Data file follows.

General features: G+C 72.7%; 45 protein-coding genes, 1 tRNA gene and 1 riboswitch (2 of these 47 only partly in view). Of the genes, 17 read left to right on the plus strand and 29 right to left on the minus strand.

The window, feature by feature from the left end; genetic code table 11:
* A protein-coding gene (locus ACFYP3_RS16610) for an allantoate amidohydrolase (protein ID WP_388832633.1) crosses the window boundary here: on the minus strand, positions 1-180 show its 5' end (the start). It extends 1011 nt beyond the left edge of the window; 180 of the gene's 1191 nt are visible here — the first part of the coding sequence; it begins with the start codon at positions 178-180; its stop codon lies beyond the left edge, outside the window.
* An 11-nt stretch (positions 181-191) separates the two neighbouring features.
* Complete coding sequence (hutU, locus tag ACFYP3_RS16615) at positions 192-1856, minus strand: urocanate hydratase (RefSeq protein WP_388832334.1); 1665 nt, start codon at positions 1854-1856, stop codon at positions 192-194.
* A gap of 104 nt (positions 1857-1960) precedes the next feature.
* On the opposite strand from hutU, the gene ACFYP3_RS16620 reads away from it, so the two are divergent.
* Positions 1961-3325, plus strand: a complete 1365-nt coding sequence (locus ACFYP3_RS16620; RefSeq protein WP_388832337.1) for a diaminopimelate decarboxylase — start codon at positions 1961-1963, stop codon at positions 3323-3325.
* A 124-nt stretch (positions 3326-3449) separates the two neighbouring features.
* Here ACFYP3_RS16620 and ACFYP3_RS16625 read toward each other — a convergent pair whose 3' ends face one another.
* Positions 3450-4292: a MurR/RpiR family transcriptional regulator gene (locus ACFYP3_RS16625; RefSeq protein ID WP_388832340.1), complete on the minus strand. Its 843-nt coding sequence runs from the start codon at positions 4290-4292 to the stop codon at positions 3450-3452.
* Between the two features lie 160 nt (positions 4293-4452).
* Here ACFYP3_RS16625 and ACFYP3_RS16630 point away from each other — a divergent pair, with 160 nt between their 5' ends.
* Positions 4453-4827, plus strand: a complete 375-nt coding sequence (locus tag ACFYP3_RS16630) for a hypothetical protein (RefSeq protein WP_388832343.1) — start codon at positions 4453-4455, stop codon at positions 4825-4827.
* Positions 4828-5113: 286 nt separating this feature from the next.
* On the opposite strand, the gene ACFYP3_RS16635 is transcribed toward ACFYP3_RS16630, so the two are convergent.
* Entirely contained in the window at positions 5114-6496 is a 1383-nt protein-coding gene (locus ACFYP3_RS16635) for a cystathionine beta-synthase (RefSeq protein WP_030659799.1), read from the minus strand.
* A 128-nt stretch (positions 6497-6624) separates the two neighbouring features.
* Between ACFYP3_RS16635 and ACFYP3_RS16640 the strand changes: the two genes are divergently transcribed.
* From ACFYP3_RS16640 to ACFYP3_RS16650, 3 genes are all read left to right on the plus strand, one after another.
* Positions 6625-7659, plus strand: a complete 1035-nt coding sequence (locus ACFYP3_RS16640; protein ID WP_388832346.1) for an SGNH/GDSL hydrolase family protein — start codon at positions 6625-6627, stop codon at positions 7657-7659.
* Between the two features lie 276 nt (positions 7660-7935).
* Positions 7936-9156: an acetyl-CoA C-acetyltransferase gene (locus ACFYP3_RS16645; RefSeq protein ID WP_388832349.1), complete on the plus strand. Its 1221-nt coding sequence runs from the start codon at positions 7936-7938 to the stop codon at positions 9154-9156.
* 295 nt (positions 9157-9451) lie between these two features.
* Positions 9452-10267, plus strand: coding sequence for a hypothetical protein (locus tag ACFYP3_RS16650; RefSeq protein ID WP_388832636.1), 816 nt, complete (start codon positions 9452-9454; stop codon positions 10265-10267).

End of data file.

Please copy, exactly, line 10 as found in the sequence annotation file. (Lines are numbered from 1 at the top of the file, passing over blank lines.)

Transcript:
* Here ACFYP3_RS16620 and ACFYP3_RS16625 read toward each other — a convergent pair whose 3' ends face one another.